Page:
2. Andre The Giant Worked From Tape

According to Elwes, Andre, who played Fezzik, was so nervous about his part and shy about English being his second language that he had producer Andy Scheinman record all of Fezzik's lines on tape so he could mimic the readings. "He was great," Scheinman said.

3. "The Princess Bride" Was William Goldman's Favorite

At the first reading of the script, author William Goldman, who also wrote the film adaptation, said, "Normally I don't care much for any of my work. But this one is different. it is my favorite thing I've ever written in my life. So if I appear a little nervous, that's the reason." He wrote the story as a bedtime tale for his two daughters.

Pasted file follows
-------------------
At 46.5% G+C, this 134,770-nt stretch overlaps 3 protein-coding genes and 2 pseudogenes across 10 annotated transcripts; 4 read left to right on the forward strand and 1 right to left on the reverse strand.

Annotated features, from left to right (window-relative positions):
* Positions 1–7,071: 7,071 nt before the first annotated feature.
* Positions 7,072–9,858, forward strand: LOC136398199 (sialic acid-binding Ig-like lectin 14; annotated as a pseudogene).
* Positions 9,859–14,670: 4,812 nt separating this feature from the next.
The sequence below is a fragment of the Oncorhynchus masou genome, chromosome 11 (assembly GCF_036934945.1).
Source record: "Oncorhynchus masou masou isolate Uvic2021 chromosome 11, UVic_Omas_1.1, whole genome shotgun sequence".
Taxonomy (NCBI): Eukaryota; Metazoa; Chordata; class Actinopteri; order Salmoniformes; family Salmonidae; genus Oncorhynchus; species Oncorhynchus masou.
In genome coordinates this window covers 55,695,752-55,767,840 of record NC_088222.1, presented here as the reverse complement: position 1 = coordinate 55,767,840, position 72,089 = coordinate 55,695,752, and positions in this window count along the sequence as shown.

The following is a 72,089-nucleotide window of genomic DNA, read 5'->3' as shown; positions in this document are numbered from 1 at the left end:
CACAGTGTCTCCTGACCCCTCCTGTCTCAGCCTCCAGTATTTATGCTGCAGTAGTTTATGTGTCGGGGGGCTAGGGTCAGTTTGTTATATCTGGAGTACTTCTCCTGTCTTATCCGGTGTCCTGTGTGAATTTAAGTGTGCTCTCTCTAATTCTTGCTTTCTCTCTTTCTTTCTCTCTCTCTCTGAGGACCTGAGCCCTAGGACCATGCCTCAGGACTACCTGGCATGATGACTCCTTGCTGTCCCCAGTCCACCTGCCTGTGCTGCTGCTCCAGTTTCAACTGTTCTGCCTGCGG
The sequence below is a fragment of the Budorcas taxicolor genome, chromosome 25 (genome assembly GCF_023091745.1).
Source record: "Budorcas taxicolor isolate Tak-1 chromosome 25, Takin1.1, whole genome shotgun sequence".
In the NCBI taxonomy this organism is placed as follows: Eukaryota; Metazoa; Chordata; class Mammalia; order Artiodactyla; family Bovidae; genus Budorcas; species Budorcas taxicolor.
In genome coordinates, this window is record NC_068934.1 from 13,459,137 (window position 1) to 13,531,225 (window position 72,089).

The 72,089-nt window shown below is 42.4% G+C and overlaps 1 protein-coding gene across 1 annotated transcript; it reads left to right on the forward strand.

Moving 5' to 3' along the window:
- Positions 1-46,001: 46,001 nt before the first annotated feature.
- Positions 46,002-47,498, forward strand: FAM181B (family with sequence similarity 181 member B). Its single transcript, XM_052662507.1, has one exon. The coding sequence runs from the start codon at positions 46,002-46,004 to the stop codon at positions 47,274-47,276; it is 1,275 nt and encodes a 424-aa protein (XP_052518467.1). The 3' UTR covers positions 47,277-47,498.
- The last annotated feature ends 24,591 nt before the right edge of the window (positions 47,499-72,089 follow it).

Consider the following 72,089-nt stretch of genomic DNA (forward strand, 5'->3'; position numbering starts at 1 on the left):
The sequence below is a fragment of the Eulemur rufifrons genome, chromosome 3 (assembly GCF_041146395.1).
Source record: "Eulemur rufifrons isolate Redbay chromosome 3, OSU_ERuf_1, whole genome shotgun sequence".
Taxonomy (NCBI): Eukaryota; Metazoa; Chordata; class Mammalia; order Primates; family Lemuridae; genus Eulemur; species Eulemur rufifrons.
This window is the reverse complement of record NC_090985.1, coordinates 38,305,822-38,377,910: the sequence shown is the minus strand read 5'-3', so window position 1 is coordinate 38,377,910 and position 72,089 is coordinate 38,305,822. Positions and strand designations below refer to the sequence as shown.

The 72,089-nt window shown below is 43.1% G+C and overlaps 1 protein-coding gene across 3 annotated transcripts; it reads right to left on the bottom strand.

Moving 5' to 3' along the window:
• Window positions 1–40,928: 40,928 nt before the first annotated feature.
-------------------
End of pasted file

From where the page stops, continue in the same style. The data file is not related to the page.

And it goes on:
4. Andre The Giant Was An Immovable Force...Literally

One night after shooting, Andre, who had a tough time getting his 540-lb body drunk, closed out the hotel bar. At last call, he passed out in the lobby. Housekeepers had no choice but to place a velvet rope around him and let him sleep it off. When he awoke around 10 a.m., "he was apparently nonplussed by all this," Elwes wrote, and headed home.

5. Mandy Patinkin Had Something Else In Common With His Character

Patinkin, whose father died in 1972, read the script in 1986. Beyond the motivation of a great part in a funny movie, the actor read more into the role. "I read that script and I wanted to play Inigo because my mind immediately went, If I can get that six-fingered man, then I'll have my father back, in my imaginary world. He'll be alive in my imagination. So that was it for me."